Ventless Clothes Dryers: An Alternative to Consider

New technology is emerging that eliminates the need for an indoor dryer vent kit. Heat pump dryers are smaller than traditional clothes dryers but are self-contained.

A heat pump dryer is easy to install and may be placed almost anyplace in your house, including in a garage. Ventless heat pump dryers include a condensation tray that must be emptied after every 2 to 3 uses. They also require cleaning of the filter and coil regularly for optimum performance.

To summarize, the heat pump expels moisture by heating the air in the drum, which is then filtered and cooled. It works similarly to a condenser in that water is collected in an internal tank as it condenses, so one does not necessarily need an external vent or hose outside.

In contrast to the condenser dryer, the heat pump dryer may reuse the residual heat left in the drum. As a result, it recycles as much hot air as possible while drying clothing. This method makes the equipment highly efficient.

Dryer Vent Ducting Types

There are five types of dryer vent ducting types.

  1. Flexible Aluminum Foil Duct
  2. Semi-Rigid Metal Duct
  3. Slim Duct
  4. Rigid Metal Duct
  5. Plastic or Vinyl Duct

Flexible duct is commonly used among them. But unfortunately, many households are oblivious of the importance cloth dryer vents play in their homes’ safety and lives. Flexible ducts are referred to as transitional ducts and are not supposed to extend beyond eight feet or inside a wall or unconditioned space, like an attic or crawl space.

The best dryer vents are rigid metal ducts and meet building codes.

Aside from removing the hot, moist air from the dryer, the venting systems are meant to safely carry lint past the lint filter and deposit it into the bucket full of water.

For the clothes dryer venting system to work efficiently, it should be cleaned regularly to prevent fires and mold-related problems.

They will even go a long way in terms of wear and tear, and it is solely the owner’s responsibility to make sure that their venting system is constructed from recommended materials and installed per the required code.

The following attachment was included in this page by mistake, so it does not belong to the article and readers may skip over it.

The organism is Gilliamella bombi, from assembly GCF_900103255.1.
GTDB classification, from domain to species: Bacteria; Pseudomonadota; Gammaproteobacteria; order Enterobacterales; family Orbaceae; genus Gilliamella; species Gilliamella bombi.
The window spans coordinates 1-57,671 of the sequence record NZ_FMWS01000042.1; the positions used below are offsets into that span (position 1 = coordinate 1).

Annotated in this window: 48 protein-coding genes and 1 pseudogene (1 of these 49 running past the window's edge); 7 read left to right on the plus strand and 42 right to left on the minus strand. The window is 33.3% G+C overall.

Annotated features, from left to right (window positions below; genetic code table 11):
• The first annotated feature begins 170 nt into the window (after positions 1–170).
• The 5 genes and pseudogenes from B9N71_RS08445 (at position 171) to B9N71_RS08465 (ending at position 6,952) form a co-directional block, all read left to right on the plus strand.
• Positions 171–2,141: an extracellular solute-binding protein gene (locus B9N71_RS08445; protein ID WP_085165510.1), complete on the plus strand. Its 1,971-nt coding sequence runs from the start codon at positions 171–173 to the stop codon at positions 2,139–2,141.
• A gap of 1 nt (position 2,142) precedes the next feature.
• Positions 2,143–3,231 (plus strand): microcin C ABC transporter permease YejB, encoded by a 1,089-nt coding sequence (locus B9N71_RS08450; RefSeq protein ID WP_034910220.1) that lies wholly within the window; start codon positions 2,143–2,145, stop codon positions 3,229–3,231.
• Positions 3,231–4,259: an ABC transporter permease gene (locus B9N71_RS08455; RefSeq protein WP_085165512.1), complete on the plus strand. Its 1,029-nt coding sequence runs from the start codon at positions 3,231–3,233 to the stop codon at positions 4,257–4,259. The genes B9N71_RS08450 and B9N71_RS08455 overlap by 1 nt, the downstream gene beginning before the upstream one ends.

In general, a safety inspection officer will only be able to pinpoint issues on the system that need correcting because he will not know the manufacturer’s specific recommendations, the local code requirements, or confirm the dryer vent compliance.

Warning Signs That Your Dryer Venting Needs Cleaning

  1. The recommended drying time for an average size load of clothes is between 35 to 40 minutes and shouldn’t extend beyond 60 to 75 minutes. If it’s taking longer, your dyer venting may need to be cleaned.
  1. Vent hood flaps do not open properly. It could be built up of lint clogging up the vent.
  1. Lint and debris are expected. However, lint and debris accumulate around the dryers’ lint filter over time. You should clean your lint filter each dryer run.
  1. Another one is that when you start feeling the heat temperatures in the room rise even when the dryer is running, you should be aware that lint build-up might have occurred, interfering with airflow.

Conclusion

Indoor dryers need to be vented to the exterior. If you must use an indoor dryer vent kit, be sure to examine and clean it regularly to prevent moisture and mold problems that will come if neglected. If you’re using an indoor dryer vent on the interior of your home or inside a basement, consider using an indoor dehumidifier.

A dehumidifier will help collect the warm air from the indoor dryer vent exhaust, remove the moisture, and discharge the water into an internal bin or through a drainage tube into a sink.

Photo of author

Hubert Miles

I've been conducting home inspections for 17 years. I'm a licensed Home Inspector, Certified Master Inspector (CMI), and FHA 203k Consultant. I started HomeInspectionInsider.com to help people better understand the home inspection process and answer questions about homeownership and home maintenance.
DISCLAIMER: The content published on HomeInspectionInsider.com is not professional advice. You should consult with a licensed professional and check local permit requirements before starting any project.